When researchers asked students how many lives a person would have to save to be forgiven for a murder the median response was 25:
It seems to us that frequency and diagnostic accounts, although clearly relevant and with some explanatory power, are not able, on their own, to account for the negativity bias in moral judgment. After all, heroic acts are surely as infrequent and diagnostic as immoral acts, yet murder is rarely balanced, in the judgment of people, by a single heroic act. In a recent survey with a few hundred introductory psychology undergraduates, we asked how many lives a person would have to save, each on individual occasions and each at risk to his or her own life, to be forgiven for the murder of one person. The median was 25 (Kurzer, Rozin, & Royzman, 2000).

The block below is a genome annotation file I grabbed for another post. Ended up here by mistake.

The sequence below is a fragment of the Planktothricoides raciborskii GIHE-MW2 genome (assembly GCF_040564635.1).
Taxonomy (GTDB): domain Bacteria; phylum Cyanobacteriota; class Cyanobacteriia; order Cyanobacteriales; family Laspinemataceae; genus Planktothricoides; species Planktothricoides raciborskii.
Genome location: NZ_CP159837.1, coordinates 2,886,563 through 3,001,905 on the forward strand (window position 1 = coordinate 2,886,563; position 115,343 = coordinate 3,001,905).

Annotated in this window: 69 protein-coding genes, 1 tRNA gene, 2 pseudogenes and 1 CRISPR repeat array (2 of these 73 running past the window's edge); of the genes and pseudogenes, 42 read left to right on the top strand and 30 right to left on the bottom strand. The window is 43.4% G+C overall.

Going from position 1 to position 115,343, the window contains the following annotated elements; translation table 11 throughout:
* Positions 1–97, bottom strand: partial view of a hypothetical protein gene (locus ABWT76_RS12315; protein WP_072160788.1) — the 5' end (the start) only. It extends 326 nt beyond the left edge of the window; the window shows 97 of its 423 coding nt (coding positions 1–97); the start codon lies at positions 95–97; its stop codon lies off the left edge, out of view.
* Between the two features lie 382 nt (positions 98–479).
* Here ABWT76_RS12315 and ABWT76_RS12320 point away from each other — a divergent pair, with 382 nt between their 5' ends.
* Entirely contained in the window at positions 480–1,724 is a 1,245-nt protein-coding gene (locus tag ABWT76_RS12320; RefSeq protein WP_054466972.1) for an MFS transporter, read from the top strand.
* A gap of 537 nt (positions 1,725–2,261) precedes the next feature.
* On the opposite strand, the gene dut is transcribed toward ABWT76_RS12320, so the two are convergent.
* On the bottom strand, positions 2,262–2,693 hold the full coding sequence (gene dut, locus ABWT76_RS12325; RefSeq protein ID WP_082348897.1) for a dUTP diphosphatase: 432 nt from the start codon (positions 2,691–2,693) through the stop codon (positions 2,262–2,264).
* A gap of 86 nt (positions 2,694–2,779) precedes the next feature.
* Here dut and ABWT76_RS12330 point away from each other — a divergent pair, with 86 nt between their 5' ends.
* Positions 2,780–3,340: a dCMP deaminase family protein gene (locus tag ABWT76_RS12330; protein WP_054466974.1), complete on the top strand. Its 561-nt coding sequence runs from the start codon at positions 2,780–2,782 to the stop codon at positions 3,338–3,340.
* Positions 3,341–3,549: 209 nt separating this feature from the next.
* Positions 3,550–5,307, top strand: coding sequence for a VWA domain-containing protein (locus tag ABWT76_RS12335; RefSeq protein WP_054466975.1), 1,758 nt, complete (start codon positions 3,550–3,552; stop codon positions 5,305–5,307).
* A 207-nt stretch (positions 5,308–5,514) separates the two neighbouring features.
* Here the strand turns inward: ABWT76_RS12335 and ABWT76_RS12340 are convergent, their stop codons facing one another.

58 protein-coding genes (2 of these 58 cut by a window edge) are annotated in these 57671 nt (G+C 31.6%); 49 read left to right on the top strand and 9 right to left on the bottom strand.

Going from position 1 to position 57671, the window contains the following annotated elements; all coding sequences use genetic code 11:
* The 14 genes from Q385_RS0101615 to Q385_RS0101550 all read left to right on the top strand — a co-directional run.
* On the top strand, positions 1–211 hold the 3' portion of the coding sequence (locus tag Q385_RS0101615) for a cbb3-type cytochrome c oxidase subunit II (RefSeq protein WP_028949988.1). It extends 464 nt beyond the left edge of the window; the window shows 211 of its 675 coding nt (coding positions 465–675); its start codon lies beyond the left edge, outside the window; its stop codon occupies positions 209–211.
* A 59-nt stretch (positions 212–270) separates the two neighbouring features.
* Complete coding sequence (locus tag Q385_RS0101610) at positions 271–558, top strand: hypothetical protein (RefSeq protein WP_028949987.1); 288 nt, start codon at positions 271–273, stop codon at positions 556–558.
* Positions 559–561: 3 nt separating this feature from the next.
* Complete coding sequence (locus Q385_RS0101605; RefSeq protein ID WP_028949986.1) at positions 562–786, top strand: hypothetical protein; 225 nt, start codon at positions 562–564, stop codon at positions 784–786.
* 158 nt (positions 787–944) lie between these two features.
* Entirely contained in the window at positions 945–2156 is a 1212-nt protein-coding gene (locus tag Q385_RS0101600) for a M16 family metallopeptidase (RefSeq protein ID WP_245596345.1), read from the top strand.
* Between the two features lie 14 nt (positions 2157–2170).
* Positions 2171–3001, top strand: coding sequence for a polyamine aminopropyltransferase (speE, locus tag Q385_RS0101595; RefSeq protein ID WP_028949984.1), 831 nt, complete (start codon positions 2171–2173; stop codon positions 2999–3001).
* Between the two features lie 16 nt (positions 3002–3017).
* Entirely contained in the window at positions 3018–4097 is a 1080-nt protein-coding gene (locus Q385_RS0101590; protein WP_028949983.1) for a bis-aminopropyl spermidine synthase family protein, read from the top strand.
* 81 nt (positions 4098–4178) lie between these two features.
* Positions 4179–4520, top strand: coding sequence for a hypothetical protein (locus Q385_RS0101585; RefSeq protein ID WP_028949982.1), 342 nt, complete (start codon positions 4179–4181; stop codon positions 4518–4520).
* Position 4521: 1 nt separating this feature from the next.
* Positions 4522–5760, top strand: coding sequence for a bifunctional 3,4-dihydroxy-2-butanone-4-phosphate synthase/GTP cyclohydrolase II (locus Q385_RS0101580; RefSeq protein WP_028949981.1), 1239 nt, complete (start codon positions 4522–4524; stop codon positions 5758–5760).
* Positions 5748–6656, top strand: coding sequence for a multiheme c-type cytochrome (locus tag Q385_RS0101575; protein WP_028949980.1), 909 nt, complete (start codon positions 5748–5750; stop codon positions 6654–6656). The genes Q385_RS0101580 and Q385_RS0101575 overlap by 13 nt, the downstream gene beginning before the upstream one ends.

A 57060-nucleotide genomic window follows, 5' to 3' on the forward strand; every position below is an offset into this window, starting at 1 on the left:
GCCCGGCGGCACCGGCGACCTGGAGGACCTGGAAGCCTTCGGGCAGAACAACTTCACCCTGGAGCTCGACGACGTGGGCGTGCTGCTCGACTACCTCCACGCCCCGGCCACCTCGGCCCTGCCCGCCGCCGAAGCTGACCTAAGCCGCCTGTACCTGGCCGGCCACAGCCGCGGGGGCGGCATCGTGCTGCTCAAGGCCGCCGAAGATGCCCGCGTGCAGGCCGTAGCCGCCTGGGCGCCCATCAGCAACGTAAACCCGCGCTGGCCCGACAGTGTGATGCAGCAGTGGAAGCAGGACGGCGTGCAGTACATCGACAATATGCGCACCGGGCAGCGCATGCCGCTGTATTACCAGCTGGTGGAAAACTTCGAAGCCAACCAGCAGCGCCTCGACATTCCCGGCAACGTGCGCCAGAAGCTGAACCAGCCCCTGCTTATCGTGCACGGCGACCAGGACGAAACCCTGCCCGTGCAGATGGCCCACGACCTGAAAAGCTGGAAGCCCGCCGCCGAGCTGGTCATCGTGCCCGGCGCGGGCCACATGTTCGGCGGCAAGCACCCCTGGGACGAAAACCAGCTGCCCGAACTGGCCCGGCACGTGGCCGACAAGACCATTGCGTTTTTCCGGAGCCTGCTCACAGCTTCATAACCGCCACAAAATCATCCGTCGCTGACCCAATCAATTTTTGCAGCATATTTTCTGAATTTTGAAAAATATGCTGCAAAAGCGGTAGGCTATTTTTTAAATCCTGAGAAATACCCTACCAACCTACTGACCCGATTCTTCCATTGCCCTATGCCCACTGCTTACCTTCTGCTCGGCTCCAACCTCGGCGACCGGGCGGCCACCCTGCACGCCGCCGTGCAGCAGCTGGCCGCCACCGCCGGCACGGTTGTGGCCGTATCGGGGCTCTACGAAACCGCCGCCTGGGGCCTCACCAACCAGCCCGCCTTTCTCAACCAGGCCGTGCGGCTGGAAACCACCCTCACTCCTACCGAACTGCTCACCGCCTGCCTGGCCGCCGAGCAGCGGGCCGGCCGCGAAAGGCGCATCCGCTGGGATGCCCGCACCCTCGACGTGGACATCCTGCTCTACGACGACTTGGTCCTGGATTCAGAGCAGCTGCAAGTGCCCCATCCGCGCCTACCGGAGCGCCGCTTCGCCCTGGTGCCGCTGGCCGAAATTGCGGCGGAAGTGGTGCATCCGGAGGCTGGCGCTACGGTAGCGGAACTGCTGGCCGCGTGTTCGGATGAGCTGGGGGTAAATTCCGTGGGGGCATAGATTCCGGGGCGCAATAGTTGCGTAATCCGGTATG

Source: “Negativity Bias, Negativity Dominance, and Contagion” from Personality and Social Psychology Review, 2001, Vol. 5, No. 4, 296–320
I found this study via Jonathan Haidt’s very interesting book The Happiness Hypothesis: Finding Modern Truth in Ancient Wisdom.
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